The UK’s FTSE 100 plummeted below the 5000 mark on Friday morning as fears of a double-dip recession in the US and across the EU continued to dominate investor sentiment.
It made a recovery though to trade up 14 points at 3.45 pm (London time), helped by a rally in mining shares chiefly gold and silver giant Fresnillo (+9.18%). However, it was the share price of the software company Autonomy that was leading the way, up by a substantial 73.34% after it was acquired by HP.
It follows what has been another dramatic week on the world’s financial markets.
Earlier in the week…
The better-than-expected GDP data from Japan rallied Asian markets and so too the FTSE 100 on Monday, which started the week in a positive manner ending up 30.55 points at 5350.58, despite continuing weaknesses in the banking sector. The Dow Jones added a more robust 213.88 points to finish at 11,482.90.
Tuesday, and the FTSE 100 stayed positive, but only just, adding 7.05 points to close at 5357.63 but the Dow Jones lost -76.97 points to 11,405.93. Investors were hoping to see evidence of firm leadership from within the EU following very poor GDP figures from across the eurozone on Tuesday. President Sarkozy and Chancellor Merkel held a media conference after their meeting on Tuesday afternoon and the two announced a proposal for a new economic government for the eurozone made up of all the member heads of state and to be led by an elected president. A new financial transactions tax was also tabled.
The FTSE 100 closed down 26.03 points at 5331.60 on Wednesday, as bank stocks such as Barclays (-4.2%) outweighed mining stocks, such as Eurasian Natural Resources (+3.7%). The Dow Jones gained just 4.28 points at 11,410.21. Investors were nervous but there was no evidence, at this point, of the extreme volatility seen last week.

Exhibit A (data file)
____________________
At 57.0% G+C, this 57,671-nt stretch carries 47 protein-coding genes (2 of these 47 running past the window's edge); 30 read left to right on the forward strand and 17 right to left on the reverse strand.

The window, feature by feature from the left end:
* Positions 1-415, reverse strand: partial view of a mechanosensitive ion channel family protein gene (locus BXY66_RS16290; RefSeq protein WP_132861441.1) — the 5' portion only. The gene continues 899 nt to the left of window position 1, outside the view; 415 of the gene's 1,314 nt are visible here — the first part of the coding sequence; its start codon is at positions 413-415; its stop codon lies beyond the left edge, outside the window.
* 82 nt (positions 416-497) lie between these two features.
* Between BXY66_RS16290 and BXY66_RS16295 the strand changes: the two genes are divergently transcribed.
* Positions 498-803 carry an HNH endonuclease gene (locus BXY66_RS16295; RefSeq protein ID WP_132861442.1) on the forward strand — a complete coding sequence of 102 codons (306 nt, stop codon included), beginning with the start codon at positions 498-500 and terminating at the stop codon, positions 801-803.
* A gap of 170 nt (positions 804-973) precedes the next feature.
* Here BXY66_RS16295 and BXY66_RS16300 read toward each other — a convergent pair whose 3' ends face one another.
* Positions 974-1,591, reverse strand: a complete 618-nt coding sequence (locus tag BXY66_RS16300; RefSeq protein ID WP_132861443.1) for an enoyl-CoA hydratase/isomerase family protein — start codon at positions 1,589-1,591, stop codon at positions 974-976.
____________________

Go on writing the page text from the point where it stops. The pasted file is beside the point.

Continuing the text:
And then, Thursday. Analysts at Morgan Stanley downgraded their global GDP growth forecast to 3.9% from 4.2% and its 2012 forecast to 3.8% from 4.5% before adding that they thought that the US and the eurozone were ‘dangerously close to recession’ because of ‘recent policy errors’. It was an unambiguous statement in what had been a pretty directionless week, and, it was what everyone was thinking. Investors pressed the panic button. Global stock indices went into freefall and the FTSE 100 ended Thursday 239.37 points down and the Dow lost 419.63 points.
UK: Inflation ticks up; unemployment rises; a surprise in the MPC minutes
Tuesday, and according to the Office for National Statistics (ONS) CPI inflation in the UK rose to 4.4% in July from 4.2% in June, while the RPI figure was unchanged at 5%.
The total jobless rate in the UK moved up from 7.7% to 7.9% according to figures released by the ONS on Wednesday; the total number of unemployed climbed by 38,000 to 2.49 million.
According to the latest Monetary Policy Committee minutes released this week all the nine members voted against an interest rate rise. And the latest retail sales figures from the ONS, out on Thursday, showed just a 0.2% growth for July after increasing 0.8% in June.
US: Negative manufacturing surveys; initial jobless claims back up; inflation rises
On Monday, the New York State manufacturing general business conditions index fell to minus 7.7 from minus 3.7. And there was more bad news to come for US manufacturing on Thursday as the Philadelphia Fed’s latest index of manufacturing activity fell to a negative of 30.7 in August from a positive 3.2 in July. That’s the lowest point it’s been since March 2009.
Despite these figures industrial production in the US climbed 0.9% in July from 0.4% previously.
According to figures from the Labor Department on Thursday, initial jobless claims climbed back above the current benchmark level of 400,000 at 408,000. The consumer price index in the US rose to 0.5% in July, up 3.6% from a year ago.